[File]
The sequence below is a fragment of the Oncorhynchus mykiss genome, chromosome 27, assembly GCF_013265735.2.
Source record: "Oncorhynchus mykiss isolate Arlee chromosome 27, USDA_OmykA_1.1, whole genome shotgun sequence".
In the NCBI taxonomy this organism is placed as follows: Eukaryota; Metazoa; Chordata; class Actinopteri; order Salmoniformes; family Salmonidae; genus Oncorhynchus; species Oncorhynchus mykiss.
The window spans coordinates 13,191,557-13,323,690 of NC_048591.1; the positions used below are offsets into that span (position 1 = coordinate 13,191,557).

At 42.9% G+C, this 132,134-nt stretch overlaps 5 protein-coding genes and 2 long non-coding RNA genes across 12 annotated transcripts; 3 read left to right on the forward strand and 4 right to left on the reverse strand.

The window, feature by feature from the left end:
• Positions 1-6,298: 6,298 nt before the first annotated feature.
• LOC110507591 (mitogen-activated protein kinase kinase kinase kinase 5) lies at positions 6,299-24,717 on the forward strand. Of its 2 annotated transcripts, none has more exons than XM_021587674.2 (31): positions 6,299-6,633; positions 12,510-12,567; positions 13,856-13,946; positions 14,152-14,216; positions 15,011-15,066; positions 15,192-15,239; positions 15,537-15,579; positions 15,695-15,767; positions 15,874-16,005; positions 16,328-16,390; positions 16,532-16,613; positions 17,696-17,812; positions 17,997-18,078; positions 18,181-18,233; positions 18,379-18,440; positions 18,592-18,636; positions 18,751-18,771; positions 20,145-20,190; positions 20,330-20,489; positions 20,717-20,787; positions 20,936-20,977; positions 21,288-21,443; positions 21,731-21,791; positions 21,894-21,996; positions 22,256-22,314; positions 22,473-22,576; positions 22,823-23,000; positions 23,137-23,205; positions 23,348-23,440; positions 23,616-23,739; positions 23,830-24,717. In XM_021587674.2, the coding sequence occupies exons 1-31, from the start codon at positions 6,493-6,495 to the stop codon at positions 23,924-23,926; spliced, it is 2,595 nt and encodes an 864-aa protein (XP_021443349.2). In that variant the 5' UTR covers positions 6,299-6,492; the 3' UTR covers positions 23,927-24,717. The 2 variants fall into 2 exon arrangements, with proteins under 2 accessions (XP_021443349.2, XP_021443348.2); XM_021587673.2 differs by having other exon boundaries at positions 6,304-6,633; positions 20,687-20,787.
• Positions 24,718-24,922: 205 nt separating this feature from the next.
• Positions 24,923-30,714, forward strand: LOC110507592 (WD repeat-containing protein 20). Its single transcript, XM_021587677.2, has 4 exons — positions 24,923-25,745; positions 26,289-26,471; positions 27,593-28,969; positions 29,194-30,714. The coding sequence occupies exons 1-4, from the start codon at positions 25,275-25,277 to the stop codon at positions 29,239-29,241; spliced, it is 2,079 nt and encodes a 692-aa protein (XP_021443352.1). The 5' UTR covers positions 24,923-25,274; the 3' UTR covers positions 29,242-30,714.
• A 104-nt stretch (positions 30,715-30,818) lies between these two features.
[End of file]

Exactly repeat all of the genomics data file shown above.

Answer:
The sequence below is a fragment of the Oncorhynchus mykiss genome, chromosome 27, assembly GCF_013265735.2.
Source record: "Oncorhynchus mykiss isolate Arlee chromosome 27, USDA_OmykA_1.1, whole genome shotgun sequence".
In the NCBI taxonomy this organism is placed as follows: Eukaryota; Metazoa; Chordata; class Actinopteri; order Salmoniformes; family Salmonidae; genus Oncorhynchus; species Oncorhynchus mykiss.
The window spans coordinates 13,191,557-13,323,690 of NC_048591.1; the positions used below are offsets into that span (position 1 = coordinate 13,191,557).

At 42.9% G+C, this 132,134-nt stretch overlaps 5 protein-coding genes and 2 long non-coding RNA genes across 12 annotated transcripts; 3 read left to right on the forward strand and 4 right to left on the reverse strand.

The window, feature by feature from the left end:
• Positions 1-6,298: 6,298 nt before the first annotated feature.
• LOC110507591 (mitogen-activated protein kinase kinase kinase kinase 5) lies at positions 6,299-24,717 on the forward strand. Of its 2 annotated transcripts, none has more exons than XM_021587674.2 (31): positions 6,299-6,633; positions 12,510-12,567; positions 13,856-13,946; positions 14,152-14,216; positions 15,011-15,066; positions 15,192-15,239; positions 15,537-15,579; positions 15,695-15,767; positions 15,874-16,005; positions 16,328-16,390; positions 16,532-16,613; positions 17,696-17,812; positions 17,997-18,078; positions 18,181-18,233; positions 18,379-18,440; positions 18,592-18,636; positions 18,751-18,771; positions 20,145-20,190; positions 20,330-20,489; positions 20,717-20,787; positions 20,936-20,977; positions 21,288-21,443; positions 21,731-21,791; positions 21,894-21,996; positions 22,256-22,314; positions 22,473-22,576; positions 22,823-23,000; positions 23,137-23,205; positions 23,348-23,440; positions 23,616-23,739; positions 23,830-24,717. In XM_021587674.2, the coding sequence occupies exons 1-31, from the start codon at positions 6,493-6,495 to the stop codon at positions 23,924-23,926; spliced, it is 2,595 nt and encodes an 864-aa protein (XP_021443349.2). In that variant the 5' UTR covers positions 6,299-6,492; the 3' UTR covers positions 23,927-24,717. The 2 variants fall into 2 exon arrangements, with proteins under 2 accessions (XP_021443349.2, XP_021443348.2); XM_021587673.2 differs by having other exon boundaries at positions 6,304-6,633; positions 20,687-20,787.
• Positions 24,718-24,922: 205 nt separating this feature from the next.
• Positions 24,923-30,714, forward strand: LOC110507592 (WD repeat-containing protein 20). Its single transcript, XM_021587677.2, has 4 exons — positions 24,923-25,745; positions 26,289-26,471; positions 27,593-28,969; positions 29,194-30,714. The coding sequence occupies exons 1-4, from the start codon at positions 25,275-25,277 to the stop codon at positions 29,239-29,241; spliced, it is 2,079 nt and encodes a 692-aa protein (XP_021443352.1). The 5' UTR covers positions 24,923-25,274; the 3' UTR covers positions 29,242-30,714.
• A 104-nt stretch (positions 30,715-30,818) lies between these two features.